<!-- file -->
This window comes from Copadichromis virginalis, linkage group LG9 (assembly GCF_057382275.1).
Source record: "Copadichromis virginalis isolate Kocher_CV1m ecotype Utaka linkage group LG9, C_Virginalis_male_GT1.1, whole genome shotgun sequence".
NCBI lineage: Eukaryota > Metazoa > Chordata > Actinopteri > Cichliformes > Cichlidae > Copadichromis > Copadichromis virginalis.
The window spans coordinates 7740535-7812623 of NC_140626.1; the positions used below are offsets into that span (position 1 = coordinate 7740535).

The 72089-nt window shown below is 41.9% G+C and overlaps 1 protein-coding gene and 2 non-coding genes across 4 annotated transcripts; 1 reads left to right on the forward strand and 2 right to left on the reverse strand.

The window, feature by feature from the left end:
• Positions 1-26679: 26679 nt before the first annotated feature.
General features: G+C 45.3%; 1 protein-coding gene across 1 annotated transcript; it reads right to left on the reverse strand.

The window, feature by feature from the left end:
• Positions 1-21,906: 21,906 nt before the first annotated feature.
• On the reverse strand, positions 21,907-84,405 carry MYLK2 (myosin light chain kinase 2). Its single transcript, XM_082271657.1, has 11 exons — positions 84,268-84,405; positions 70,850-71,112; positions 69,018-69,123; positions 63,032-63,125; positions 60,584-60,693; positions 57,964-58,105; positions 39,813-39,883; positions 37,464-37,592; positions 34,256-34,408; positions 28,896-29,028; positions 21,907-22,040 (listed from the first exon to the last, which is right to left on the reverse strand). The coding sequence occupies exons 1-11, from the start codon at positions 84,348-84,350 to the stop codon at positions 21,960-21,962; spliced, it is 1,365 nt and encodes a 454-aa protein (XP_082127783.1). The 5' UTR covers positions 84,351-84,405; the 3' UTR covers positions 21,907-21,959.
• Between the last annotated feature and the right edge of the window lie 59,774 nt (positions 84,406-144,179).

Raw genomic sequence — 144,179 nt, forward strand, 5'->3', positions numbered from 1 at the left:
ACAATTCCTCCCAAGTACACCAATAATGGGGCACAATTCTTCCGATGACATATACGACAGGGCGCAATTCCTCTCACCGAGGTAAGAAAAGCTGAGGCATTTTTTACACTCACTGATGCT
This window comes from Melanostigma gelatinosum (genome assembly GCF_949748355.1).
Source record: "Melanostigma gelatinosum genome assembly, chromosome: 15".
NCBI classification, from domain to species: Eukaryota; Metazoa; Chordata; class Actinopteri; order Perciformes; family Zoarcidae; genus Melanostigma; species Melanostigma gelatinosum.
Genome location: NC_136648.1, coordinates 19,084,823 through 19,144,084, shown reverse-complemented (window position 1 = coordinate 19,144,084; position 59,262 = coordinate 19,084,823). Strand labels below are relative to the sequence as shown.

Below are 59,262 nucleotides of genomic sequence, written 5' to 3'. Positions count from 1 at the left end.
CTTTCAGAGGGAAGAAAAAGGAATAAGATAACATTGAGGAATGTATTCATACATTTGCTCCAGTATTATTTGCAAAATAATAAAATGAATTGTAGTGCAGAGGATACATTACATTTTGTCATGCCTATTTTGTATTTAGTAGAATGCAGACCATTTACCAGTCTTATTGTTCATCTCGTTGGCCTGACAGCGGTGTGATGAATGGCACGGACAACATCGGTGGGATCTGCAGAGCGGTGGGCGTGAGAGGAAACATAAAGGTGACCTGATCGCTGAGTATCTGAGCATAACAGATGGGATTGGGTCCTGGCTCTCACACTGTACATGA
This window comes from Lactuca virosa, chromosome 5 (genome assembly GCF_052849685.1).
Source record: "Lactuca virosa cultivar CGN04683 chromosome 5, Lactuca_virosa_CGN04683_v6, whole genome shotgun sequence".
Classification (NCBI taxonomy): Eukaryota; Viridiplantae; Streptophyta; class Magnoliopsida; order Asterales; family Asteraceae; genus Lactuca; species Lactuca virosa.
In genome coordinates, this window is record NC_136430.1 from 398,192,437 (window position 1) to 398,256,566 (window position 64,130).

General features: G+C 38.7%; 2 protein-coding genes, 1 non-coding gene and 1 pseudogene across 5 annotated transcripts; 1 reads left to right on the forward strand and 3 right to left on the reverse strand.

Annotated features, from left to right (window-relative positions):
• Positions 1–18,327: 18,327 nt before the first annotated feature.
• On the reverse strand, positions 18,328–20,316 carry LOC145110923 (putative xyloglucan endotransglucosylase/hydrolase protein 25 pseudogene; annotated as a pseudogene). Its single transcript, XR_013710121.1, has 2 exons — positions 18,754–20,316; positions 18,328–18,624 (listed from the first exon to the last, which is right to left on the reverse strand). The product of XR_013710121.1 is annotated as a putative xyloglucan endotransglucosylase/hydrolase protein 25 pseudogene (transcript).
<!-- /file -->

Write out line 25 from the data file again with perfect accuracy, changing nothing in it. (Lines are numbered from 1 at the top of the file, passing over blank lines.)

General features: G+C 38.7%; 2 protein-coding genes, 1 non-coding gene and 1 pseudogene across 5 annotated transcripts; 1 reads left to right on the forward strand and 3 right to left on the reverse strand.